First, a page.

The meeting between Elizabeth Bourne and the Inter-Union was symbolic rather than effective

So Elizabeth Bourne receives Inter-Union today in Matignon. What can we expect from this meeting? Edited by Renaud Dely.

What should we expect from this meeting between Inter-Union and Elizabeth Bourne? Probably not much: a few pictures, a contact, maybe a door slam. But nothing more.

>> Elizabeth Bourne meeting with social partners: “We need to understand the depth of anger,” say unions.

The Prime Minister and the unions have not seen eye to eye since the pension reform was tabled on January 10. It’s been ages. For three months, they didn’t exchange more than a few words on the phone two or three times. They don’t even agree on the agenda. Unions are demanding the rollback of pension reform, particularly the abandonment of the deferral of the statutory age to 64; Elizabeth Bourne wants to turn to her side and move on to other projects… In short, we’ve had a hot reunion.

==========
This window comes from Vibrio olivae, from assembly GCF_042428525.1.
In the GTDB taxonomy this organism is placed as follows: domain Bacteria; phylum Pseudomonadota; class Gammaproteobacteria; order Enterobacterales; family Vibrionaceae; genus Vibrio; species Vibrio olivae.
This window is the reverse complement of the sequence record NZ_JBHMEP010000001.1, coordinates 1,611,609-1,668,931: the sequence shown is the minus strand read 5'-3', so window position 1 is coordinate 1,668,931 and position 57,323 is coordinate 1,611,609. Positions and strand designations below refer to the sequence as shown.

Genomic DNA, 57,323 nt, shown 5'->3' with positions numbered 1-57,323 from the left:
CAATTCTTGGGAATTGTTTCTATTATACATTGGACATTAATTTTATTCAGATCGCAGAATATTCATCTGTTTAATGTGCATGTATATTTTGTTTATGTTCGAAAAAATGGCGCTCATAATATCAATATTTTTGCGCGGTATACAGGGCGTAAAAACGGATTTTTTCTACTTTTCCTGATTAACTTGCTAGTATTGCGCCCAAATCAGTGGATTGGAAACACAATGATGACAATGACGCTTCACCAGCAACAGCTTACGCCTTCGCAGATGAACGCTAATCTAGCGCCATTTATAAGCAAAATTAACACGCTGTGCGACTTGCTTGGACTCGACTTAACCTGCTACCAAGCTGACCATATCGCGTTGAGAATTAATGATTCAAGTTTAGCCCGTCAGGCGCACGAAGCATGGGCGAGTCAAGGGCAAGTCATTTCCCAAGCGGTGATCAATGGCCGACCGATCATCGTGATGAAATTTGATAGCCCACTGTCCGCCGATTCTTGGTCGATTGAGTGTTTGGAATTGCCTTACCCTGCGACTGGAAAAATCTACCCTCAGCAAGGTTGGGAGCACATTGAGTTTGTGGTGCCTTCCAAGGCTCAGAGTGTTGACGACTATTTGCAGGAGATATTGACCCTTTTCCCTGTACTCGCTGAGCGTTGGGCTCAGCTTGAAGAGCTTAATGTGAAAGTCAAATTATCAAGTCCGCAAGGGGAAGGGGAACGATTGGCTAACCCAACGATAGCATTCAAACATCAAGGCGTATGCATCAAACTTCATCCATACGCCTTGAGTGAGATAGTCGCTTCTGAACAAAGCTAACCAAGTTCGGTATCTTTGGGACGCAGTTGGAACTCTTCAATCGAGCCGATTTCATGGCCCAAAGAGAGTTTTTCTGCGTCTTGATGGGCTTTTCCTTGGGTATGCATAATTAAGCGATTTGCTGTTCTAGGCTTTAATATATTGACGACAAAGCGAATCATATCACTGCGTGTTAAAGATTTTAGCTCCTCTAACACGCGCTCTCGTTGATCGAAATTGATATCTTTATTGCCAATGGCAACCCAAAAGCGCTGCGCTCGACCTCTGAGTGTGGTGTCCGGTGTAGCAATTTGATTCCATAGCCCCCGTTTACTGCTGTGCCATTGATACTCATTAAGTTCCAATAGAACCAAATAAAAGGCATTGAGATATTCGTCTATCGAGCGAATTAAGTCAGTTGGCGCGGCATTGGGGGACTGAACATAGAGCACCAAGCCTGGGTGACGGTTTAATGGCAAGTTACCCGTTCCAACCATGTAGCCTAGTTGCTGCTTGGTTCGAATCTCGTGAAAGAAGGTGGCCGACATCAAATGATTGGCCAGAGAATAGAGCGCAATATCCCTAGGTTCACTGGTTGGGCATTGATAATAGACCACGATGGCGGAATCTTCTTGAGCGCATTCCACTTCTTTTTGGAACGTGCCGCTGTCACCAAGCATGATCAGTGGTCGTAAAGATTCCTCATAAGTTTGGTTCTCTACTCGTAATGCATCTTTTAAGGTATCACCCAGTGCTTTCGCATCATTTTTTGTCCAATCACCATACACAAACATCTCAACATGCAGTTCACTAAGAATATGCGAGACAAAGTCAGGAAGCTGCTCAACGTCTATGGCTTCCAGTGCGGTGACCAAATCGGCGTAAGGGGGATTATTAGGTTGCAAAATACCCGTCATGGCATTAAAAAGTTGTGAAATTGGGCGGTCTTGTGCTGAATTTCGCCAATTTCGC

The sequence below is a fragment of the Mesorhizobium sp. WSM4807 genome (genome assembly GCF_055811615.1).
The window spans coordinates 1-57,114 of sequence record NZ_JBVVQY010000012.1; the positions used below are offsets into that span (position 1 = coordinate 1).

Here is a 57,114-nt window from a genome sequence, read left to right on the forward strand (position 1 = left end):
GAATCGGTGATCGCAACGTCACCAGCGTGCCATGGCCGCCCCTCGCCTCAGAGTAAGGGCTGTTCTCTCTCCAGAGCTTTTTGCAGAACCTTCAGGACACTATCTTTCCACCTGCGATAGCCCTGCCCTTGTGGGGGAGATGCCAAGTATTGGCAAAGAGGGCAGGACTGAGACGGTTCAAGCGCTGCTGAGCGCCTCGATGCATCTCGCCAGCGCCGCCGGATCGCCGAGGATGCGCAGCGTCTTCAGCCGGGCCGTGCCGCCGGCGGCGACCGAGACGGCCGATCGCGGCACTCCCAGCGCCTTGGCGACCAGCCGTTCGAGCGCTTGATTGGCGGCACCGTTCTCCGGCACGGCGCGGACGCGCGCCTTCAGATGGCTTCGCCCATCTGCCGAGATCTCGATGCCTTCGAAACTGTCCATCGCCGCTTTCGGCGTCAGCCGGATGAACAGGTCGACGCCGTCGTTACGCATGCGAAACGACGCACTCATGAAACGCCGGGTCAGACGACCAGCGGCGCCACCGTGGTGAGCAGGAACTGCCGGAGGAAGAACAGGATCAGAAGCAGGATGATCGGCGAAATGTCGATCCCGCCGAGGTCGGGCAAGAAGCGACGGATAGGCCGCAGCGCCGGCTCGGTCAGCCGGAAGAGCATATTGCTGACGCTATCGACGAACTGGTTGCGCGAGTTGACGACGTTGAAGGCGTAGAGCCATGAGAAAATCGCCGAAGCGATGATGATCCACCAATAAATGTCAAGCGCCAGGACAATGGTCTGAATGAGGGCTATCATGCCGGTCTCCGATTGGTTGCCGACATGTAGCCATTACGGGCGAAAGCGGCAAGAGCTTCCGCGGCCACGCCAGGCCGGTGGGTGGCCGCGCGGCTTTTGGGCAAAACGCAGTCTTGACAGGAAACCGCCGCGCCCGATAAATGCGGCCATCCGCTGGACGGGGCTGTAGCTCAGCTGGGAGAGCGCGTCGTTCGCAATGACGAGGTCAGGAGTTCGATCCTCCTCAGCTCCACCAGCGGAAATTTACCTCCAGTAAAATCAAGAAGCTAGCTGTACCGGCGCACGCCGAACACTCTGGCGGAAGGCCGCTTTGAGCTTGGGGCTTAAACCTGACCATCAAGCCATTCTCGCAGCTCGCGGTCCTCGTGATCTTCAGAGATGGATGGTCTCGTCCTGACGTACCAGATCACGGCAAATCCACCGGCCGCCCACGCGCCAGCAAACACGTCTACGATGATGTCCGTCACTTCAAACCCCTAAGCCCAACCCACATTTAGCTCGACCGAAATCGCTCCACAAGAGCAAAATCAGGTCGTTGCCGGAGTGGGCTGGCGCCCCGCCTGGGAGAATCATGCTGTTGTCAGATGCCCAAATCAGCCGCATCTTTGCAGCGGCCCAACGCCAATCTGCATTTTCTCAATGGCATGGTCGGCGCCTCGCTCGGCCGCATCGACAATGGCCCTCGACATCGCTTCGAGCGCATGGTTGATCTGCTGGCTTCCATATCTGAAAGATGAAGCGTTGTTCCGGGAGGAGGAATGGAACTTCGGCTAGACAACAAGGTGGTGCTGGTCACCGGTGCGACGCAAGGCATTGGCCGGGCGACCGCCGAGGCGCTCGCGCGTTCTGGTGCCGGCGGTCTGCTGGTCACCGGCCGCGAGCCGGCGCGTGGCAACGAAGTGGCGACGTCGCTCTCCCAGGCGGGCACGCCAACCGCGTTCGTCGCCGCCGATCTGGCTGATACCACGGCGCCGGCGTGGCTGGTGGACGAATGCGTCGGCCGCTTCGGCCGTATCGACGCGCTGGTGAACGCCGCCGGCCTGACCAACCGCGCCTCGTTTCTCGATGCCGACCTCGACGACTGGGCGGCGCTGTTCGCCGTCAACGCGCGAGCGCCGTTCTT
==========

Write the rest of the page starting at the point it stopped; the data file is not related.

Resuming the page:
A meeting that is symbolic rather than useful?

So why did the two parties agree to meet? It’s a question of turning off the little tune that management has been repeating for weeks about refusing to talk to unions. A bit of caution is needed, especially to appease the majority who blame the Bourne-Dassopt coalition for ignoring Laurent Berger, the head of the CFDT. As for the unions, they have been unable to implement the “empty chair policy” of demanding interviews for weeks. Unlike the Insumis, they would have preferred the debate on reform to go to the floor of the legislature.

But the interview can be short, even very short. It is dangerous. Elizabeth Bourne has her sights set on the Constitutional Council’s decision next week, expected on April 14. In the meantime, it will run the clock, try to open the debate on the future labor law, and the legislative transcription of the agreement concluded between the social partners about the value sharing in the enterprise.

Unions aren’t fooled, they may leave the meeting quickly once they see that the Prime Minister isn’t going through with his pension reforms. There is also the possibility of holding a new call for mobilization for strikes and demonstrations planned for tomorrow. It will be the 11th in two and a half months that unions are more often seen on the street than in Matignon.

Leave a Reply

Your email address will not be published. Required fields are marked *